Ultimate difficulty feels really good to play against. The AI isn’t too aggressive and is challenging without being frustrating or making you feel cheated, even when playing against the TOTW with a shite team. When you head online however things feel a bit faster and slightly more arcade-y, I assume this is because even at this early stage people have built their teams with speed at the front in mind. It’s a mentality thing sadly, UT doesn’t really encourage people for building balanced teams, so people don’t. You also never know what people have applied in the way of attribute boosts, but CM on slow, this is not.

When I first heard seasons was being added to FUT I did wonder how offline would work and the answer is bloody brilliantly. Rather than selecting to do a World Class season, you choose from a variety of options ranging from world tour style that include a wide range of teams to league specific ones. You’re then presented with a fixture list, showing the difficulty of each team you’re going to face which is mixed up throughout the season. The hardest available to me when I started was 3*, and the first game of that season was against Stoke on Professional. I won that, moving on to my next fixture against Montpellier on World Class. Moving down the fixture list things mix and match from Pro to WC before easing up with a trip to Hannover on Semi Pro for my last game. It’s brilliant. You’ll also be offered various prizes as you move through the season hub depending on where you finish. You’ve always got your prize for winning the title but now you can also earn packs and coins for maintaining your league position, promotion or in some cases pick up a bronze sympathy pack if you get relegated.

As with Career Mode, commentary will track your progress and you’ll get little snippets at the start of each match relating to the importance of the game, even down to my last game of the season being pointed out as a title decider as I’d already sealed promotion. If you go on a streak of wins that will be talked about too and it gives just that little bit more depth. Those looking for authentic trophy celebrations won’t find them here though, the end of season cutscenes are pretty tame.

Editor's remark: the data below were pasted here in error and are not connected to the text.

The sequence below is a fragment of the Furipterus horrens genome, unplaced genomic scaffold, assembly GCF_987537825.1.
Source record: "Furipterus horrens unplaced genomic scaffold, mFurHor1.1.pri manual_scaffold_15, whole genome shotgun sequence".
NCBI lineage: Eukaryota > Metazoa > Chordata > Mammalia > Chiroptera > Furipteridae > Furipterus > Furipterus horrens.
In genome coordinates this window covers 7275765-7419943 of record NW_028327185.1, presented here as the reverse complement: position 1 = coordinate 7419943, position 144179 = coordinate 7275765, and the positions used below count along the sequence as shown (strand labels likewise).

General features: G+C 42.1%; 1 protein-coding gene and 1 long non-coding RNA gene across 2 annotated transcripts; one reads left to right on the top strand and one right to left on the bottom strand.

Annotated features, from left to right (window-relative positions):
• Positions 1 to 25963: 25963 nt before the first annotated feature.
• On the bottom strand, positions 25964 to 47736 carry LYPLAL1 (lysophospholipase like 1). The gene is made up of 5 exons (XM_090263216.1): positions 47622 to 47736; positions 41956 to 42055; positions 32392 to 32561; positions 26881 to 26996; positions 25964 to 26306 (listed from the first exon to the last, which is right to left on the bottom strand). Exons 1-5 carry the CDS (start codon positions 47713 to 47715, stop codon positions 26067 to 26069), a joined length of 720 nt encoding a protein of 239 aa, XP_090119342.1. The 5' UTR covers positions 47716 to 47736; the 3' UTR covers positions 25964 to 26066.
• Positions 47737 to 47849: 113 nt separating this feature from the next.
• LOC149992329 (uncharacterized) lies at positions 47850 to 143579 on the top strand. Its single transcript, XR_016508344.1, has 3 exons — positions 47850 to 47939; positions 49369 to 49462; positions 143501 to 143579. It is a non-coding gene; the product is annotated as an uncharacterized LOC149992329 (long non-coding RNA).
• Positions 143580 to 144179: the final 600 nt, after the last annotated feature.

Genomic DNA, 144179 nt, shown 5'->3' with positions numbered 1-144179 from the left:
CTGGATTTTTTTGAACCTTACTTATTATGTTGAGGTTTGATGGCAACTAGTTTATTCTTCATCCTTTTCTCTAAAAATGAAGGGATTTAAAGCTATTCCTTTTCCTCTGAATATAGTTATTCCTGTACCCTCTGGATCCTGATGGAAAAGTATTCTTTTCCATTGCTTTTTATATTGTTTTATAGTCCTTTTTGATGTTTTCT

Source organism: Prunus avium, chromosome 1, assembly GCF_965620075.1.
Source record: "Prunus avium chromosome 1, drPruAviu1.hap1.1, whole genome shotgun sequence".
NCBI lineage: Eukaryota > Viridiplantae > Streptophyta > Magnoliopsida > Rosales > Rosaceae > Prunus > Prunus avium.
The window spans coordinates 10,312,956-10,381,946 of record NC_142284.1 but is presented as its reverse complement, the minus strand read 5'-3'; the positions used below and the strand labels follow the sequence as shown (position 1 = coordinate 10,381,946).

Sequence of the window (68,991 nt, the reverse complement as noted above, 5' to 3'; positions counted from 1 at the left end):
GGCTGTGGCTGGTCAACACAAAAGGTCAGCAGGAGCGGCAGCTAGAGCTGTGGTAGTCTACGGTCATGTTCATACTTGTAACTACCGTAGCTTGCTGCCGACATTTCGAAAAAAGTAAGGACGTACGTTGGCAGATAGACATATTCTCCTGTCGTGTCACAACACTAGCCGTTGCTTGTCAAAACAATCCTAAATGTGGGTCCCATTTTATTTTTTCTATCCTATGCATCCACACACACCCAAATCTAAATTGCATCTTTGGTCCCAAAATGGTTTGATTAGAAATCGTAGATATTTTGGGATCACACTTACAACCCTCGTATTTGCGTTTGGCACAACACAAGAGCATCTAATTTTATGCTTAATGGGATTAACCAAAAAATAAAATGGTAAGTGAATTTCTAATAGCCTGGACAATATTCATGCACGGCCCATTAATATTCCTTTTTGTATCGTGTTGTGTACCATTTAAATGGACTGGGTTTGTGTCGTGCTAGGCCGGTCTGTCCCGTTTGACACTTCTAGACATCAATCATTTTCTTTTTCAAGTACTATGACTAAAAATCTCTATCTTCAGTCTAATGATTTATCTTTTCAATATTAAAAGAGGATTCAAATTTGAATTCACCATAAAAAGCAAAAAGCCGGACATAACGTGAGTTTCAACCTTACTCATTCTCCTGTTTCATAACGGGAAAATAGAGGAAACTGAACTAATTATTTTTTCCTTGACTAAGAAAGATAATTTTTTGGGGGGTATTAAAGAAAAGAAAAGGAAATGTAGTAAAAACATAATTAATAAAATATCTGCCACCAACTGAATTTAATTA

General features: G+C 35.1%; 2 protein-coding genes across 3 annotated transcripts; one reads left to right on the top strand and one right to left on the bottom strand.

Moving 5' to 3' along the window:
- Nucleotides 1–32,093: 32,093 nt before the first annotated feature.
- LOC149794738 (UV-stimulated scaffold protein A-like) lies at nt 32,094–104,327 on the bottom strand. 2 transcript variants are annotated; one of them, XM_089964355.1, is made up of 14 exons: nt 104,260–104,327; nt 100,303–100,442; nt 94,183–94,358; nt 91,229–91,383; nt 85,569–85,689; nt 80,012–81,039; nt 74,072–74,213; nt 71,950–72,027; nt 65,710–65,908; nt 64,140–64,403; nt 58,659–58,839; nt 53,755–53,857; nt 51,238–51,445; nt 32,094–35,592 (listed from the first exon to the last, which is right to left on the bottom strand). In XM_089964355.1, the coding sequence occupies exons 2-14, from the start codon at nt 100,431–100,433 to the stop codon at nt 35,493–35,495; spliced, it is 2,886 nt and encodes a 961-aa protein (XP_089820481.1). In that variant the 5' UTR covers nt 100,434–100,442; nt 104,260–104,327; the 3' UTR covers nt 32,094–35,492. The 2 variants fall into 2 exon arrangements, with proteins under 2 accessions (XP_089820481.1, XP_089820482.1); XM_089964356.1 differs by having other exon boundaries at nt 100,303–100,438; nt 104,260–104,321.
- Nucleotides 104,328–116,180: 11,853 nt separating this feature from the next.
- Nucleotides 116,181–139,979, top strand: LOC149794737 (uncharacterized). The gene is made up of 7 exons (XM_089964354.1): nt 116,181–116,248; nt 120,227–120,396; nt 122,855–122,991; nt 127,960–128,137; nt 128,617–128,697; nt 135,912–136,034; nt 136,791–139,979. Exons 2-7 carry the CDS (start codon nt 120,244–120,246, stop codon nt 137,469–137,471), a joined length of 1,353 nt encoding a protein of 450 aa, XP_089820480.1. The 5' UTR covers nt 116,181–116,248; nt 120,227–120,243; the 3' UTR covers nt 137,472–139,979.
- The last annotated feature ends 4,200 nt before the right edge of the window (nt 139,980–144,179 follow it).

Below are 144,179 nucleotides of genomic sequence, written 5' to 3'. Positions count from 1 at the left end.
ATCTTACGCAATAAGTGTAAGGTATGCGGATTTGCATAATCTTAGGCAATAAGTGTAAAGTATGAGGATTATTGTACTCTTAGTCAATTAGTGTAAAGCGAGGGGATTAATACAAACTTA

Whilst that side of the audio is good, one thing that does begin to grate is the touchline injury updates. We championed their inclusion in our previews but for some reason in UT they feel really really repetitive if you’re not playing with a 100% fit squad, tired players pick up injuries extremely easily and they always seem to be muscle strains. Whilst it’s great that this all works together so well, the touchline updates are identical each time you hear them and twice in a game is too much. Even the smallest knock seems enough to trigger the “he hasn’t asked to come off” sequence. Another aspect that can get repetitive, especially as you always seem to be the home team, is stadium relative commentary. If you use a stadium that has commentary tied to it, you’ll be hearing it a lot.

 

Purchases through the EASFCC are seemless and pretty reasonable. Once purchased you don’t need to do anything, they just activate in the background. I bought a trade pile increase for 500 credits which took my trade pile capacity up to 40 and you can stack them on top of each other to increase further. They’re actually really useful additions and in some senses you can now basically purchase coins using your XP which should please people who believe FUT can only be fun if you spend loads of money on it. You can purchase coin boosts which inflate the amount of coins you receive at the end of a match by a certain amount and run for a finite amount of games. My 200 coin boost ran across five matches giving me a total of 1000 extra coins to spend just for playing matches I was playing anyway. It’s a really smart system. Spreading the reward out across a number of games means people aren’t just able to quickly turn their EASFCC into coins with no effort and they also ensure that you have something to spend your XP on once you’ve unlocked everything you want in terms of celebrations and kits etc.

FIFA points went live yesterday and all we can gather at the moment is that 100 FIFA points are equal to 5000 coins and you can currently only use FIFA points to buy Gold and Silver packs on the console. If you wanted to buy those 100 FIFA points they’d cost you 80MSP, or 64MSP with the Season Ticket 20% DLC discount. If you get into the realms of spending 800MSP or above one FIFA points, you’ll receive some bonus points as a thank you. Their inclusion means that you’ll be able to purchase packs on the web and soon to be released iOS app, which we were hoping we’d be able to talk about but it isn’t live yet, so we’ll have to follow up on that at a later point.

Overview

It’s still Ultimate Team. It looks much better, has some great new ways to play in seasons, makes good use of the EASFCC and is still incredibly fun so long as you don’t obsess over building a team of IFs. Once all of the launch kinks are worked out people will be spending just as much, if not more, time with it than FIFA 12.